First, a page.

Addiction and mental health issues are debilitating for all of us, and we each face unique challenges in our struggles with them. For troops and veterans who have been in active duty, there are specific difficulties pertaining to their experience. How can we support them in their recovery?
One way we can support troops and veterans is by realizing how much trauma they’ve likely sustained in their work. They’ve been in direct contact with violence, death and destruction. They’ve been forced to do unimaginable things, things they will have to live with forever. These things are particularly traumatic for anyone, and especially so for those who are asked to cope with them on a regular basis as part of their obligatory duties. Supporting troops and veterans in their recovery means understanding that they will very likely be struggling with depression, high levels of anxiety, and post-traumatic stress disorder. As a result, their ability to cope with everyday life may be severely impaired. Their relationships may become strained. Their physical, mental and emotional health may suffer, leading to serious breakdowns. They can experience panic attacks, nightmares and chronic pain, among other difficult symptoms.
As is true for many of us coping with painful life experiences, troops’ and veterans’ use of addictive substances might increase when returning home. They might be escaping recurring thoughts, painful memories, and horrifying images. Supporting them in their recovery means trying to understand the underlying issues that are fueling their addictions. Rather than stigmatizing addiction, especially in these kinds of situations, we could develop more compassion and empathy for the people who are suffering so acutely. We could foster a cultural sense of inclusiveness that is more welcoming of people and their struggles. We often reject and shun people when they need our support the most. If we were to be more inclusive of them, and treat them with acceptance rather than rejection, we would make great strides in providing people with the support and the resources they need. They would feel more comfortable and empowered when asking for help. They wouldn’t feel ostracized and demonized because of their illness.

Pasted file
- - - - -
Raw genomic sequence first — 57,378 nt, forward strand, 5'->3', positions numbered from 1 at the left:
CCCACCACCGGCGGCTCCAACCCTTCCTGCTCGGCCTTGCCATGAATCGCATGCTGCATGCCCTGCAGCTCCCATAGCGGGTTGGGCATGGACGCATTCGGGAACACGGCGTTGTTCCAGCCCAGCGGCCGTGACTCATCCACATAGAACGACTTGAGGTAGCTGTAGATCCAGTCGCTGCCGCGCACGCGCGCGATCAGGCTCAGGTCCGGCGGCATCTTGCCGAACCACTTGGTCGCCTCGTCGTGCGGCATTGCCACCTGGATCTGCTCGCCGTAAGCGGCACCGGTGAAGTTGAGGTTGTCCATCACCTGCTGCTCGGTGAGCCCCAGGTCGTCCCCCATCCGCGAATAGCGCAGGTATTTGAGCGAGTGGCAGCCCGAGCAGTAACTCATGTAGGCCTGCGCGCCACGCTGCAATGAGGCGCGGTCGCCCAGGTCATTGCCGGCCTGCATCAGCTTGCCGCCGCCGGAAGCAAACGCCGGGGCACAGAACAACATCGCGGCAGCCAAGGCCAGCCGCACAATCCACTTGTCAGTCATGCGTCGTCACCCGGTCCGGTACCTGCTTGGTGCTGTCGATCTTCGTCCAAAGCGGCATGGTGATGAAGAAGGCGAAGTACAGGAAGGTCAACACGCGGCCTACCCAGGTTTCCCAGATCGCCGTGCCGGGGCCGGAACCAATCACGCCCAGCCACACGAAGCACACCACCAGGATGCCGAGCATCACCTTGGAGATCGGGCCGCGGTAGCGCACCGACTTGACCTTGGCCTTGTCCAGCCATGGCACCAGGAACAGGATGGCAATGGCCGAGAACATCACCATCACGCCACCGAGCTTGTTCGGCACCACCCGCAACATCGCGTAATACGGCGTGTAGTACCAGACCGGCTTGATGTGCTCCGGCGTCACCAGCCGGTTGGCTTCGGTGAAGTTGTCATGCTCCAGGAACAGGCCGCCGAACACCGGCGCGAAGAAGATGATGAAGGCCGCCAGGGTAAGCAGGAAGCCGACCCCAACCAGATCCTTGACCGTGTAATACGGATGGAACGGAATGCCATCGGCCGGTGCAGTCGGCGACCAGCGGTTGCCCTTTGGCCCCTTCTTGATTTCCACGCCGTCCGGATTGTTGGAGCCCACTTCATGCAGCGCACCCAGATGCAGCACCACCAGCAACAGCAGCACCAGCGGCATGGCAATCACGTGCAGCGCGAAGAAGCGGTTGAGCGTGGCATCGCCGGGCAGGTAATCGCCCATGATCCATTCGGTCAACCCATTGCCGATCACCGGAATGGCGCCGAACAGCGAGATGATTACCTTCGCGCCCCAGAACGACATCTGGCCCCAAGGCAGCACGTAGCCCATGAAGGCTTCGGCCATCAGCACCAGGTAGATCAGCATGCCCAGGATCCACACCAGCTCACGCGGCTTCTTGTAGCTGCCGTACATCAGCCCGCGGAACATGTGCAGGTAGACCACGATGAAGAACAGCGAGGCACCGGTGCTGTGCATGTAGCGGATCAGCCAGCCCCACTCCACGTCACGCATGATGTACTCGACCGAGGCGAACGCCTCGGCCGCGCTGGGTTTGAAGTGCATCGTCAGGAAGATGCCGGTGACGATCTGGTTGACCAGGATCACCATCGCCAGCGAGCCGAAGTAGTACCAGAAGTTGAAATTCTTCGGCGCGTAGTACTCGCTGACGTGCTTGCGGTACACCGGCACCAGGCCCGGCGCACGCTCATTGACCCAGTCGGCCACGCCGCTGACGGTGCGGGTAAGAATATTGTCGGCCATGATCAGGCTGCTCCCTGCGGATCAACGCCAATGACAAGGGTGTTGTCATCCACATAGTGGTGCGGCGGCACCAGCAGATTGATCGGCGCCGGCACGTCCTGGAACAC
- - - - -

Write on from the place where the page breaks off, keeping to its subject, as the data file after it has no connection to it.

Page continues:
Addiction and mental health issues are treatable, but a huge impediment to people getting the treatment they need is the cultural barriers we put up. These function like obstacles for troops and veterans trying to get help after sustaining both physical, life-threatening injuries and the mental and emotional impairments of addiction and mental illness.
The community of Riverside Recovery has personal experience with addiction and the feelings of hopelessness and disconnection that come with it. We’re here to help you reclaim the life you love. Call (800) 871-5440 today.